Dr. Roger Moore Butler, P.Eng., the inventor of steam-assisted gravity drainage — a process that revolutionized oil sands development — passed away peacefully on May 19 at the Foothills Medical Centre in Calgary. He was 77.

“If I hadn’t thought of it, someone else would have,” he once said of his invention.

Dr. Butler was born Oct. 14, 1927 , in Ilford , England . He lived in Canada during the Second World War and returned to England where he studied chemical engineering. He earned his PhD in chemical engineering at London ’s Imperial College of Science and Technology in 1951.

He returned to Canada and taught chemical engineering at Queen’s University in Kingston , Ont., and joined Imperial Oil in 1955. He worked in the petroleum industry with Imperial in Sarnia , Ont., New York and Calgary until the end of 1982.

Dr. Butler then became director of technical programs for the Alberta Oil Sands Technology and Research Authority until he accepted the Endowed Chair of Petroleum Engineering at the University of Calgary from its inception in 1983 until the end of 1995. Following his retirement from the U of C, he was founder and president of GravDrain Inc., a research and consulting company for the heavy oil industry.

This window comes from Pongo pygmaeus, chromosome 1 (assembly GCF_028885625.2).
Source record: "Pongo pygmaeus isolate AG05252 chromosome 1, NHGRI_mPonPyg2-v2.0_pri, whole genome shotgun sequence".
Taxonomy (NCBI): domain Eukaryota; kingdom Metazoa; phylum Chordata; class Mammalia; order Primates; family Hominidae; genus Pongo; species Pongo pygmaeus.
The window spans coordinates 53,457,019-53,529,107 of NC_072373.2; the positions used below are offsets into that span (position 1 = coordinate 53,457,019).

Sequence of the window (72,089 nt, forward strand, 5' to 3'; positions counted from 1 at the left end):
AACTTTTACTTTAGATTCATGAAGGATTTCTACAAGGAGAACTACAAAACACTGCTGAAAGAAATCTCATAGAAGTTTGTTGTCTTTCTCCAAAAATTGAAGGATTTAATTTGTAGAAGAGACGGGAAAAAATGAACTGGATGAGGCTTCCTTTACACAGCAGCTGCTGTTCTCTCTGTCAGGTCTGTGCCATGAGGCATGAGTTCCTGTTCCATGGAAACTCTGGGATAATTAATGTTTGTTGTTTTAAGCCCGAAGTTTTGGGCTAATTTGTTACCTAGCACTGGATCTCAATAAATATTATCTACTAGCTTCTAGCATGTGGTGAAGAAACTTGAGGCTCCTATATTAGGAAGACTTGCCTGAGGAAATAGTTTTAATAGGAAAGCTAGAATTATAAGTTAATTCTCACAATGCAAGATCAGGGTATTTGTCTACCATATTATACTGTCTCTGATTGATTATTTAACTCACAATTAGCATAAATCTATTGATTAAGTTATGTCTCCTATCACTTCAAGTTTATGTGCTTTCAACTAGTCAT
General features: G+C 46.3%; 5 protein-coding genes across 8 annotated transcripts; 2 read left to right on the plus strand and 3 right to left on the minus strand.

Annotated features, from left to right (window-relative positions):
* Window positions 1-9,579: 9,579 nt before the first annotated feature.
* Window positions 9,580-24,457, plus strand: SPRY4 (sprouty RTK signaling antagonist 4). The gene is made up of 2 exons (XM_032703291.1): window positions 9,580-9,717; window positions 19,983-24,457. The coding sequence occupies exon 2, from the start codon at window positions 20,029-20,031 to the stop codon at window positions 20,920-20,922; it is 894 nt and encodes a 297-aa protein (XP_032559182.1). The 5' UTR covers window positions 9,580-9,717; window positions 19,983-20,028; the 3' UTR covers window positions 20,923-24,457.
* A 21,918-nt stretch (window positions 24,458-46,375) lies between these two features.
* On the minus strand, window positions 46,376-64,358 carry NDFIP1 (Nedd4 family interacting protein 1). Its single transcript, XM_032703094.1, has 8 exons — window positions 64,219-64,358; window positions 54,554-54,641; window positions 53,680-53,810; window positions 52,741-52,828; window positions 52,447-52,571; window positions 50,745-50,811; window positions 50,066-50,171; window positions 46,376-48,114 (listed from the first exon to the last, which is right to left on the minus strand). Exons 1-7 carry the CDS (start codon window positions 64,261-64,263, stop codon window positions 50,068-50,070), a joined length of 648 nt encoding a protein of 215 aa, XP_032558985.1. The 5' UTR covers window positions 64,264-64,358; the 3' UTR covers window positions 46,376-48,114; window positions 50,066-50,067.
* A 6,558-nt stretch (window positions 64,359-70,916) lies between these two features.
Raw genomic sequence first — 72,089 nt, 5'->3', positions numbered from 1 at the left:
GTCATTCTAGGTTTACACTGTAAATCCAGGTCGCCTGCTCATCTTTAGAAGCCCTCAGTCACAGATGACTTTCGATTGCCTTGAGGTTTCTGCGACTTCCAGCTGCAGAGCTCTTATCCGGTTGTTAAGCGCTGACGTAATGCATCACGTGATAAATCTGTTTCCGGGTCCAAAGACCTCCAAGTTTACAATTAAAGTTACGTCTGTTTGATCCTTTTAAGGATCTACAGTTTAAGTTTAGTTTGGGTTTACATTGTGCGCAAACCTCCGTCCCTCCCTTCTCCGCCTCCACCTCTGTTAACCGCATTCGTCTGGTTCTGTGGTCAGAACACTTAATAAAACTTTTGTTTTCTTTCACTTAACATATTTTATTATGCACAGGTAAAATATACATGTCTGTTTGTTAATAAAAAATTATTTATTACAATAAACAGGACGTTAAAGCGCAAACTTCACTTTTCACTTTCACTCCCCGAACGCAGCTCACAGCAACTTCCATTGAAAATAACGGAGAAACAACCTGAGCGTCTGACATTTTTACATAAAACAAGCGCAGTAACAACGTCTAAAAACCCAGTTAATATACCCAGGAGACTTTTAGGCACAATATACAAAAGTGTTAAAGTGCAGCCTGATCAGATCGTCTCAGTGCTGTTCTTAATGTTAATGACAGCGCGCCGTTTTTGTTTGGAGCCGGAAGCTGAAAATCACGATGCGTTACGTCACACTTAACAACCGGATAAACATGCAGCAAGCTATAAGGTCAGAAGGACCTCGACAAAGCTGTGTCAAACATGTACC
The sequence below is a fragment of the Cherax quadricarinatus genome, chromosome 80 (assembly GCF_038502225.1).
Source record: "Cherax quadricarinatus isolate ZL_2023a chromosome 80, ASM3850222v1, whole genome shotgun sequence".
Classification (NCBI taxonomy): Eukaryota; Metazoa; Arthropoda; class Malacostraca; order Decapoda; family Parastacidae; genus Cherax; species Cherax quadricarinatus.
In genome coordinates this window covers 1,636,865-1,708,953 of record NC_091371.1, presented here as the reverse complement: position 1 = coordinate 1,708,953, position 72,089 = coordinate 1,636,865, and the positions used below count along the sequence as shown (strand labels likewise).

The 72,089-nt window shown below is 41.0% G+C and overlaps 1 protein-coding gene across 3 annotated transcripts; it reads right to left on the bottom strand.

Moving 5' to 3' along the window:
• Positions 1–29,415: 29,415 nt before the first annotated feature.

Dr. Butler’s experience covers a wide range of petroleum industry research, engineering and development activities, including heavy oil and tar sands production, refining, computer control and transportation.

During 1987-88, he was a distinguished lecturer for the Society of Petroleum Engineers and spoke worldwide about horizontal wells. He made a second lecture tour for the SPE in 1992-1993 and spoke on steam-assisted gravity drainage, the process he invented in 1978.

In 1987 he was awarded the RS Jane Memorial Lecture Award, the premium award of the Canadian Society for Chemical Engineers. Dr. Butler authored or co-authored over 100 scientific papers and patents, and two books.

Dr. Butler’s passions were many and included his family, science, mathematics, computers, electronics, short- wave radio, sailing, travel, painting and woodworking.

Dr. Butler is survived by his wife Joyce of 51 years; sons Allen and Peter, and daughter Mary and their families; and five grandchildren.